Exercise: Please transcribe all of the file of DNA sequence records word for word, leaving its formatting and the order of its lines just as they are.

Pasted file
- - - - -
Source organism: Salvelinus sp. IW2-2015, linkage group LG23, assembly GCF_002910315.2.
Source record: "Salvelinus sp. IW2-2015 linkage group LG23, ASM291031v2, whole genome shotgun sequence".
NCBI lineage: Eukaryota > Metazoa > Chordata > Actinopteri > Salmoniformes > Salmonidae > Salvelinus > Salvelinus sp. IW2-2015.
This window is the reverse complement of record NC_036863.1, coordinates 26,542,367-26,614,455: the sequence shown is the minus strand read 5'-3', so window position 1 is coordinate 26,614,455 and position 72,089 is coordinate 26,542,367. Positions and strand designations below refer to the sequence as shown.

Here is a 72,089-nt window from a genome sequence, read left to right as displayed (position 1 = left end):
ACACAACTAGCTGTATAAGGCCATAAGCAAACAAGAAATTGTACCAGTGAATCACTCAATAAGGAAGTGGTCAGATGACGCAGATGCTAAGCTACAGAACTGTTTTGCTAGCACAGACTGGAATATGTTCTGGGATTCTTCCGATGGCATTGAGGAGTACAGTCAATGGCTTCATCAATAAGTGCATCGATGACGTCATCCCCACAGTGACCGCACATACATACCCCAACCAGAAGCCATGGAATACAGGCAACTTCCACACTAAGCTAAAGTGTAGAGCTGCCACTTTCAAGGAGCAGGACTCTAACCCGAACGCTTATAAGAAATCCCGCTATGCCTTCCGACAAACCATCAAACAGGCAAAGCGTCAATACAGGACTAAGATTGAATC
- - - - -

Source organism: Salvelinus sp. IW2-2015, linkage group LG23, assembly GCF_002910315.2.
Source record: "Salvelinus sp. IW2-2015 linkage group LG23, ASM291031v2, whole genome shotgun sequence".
NCBI lineage: Eukaryota > Metazoa > Chordata > Actinopteri > Salmoniformes > Salmonidae > Salvelinus > Salvelinus sp. IW2-2015.
This window is the reverse complement of record NC_036863.1, coordinates 26,542,367-26,614,455: the sequence shown is the minus strand read 5'-3', so window position 1 is coordinate 26,614,455 and position 72,089 is coordinate 26,542,367. Positions and strand designations below refer to the sequence as shown.

Here is a 72,089-nt window from a genome sequence, read left to right as displayed (position 1 = left end):
ACACAACTAGCTGTATAAGGCCATAAGCAAACAAGAAATTGTACCAGTGAATCACTCAATAAGGAAGTGGTCAGATGACGCAGATGCTAAGCTACAGAACTGTTTTGCTAGCACAGACTGGAATATGTTCTGGGATTCTTCCGATGGCATTGAGGAGTACAGTCAATGGCTTCATCAATAAGTGCATCGATGACGTCATCCCCACAGTGACCGCACATACATACCCCAACCAGAAGCCATGGAATACAGGCAACTTCCACACTAAGCTAAAGTGTAGAGCTGCCACTTTCAAGGAGCAGGACTCTAACCCGAACGCTTATAAGAAATCCCGCTATGCCTTCCGACAAACCATCAAACAGGCAAAGCGTCAATACAGGACTAAGATTGAATC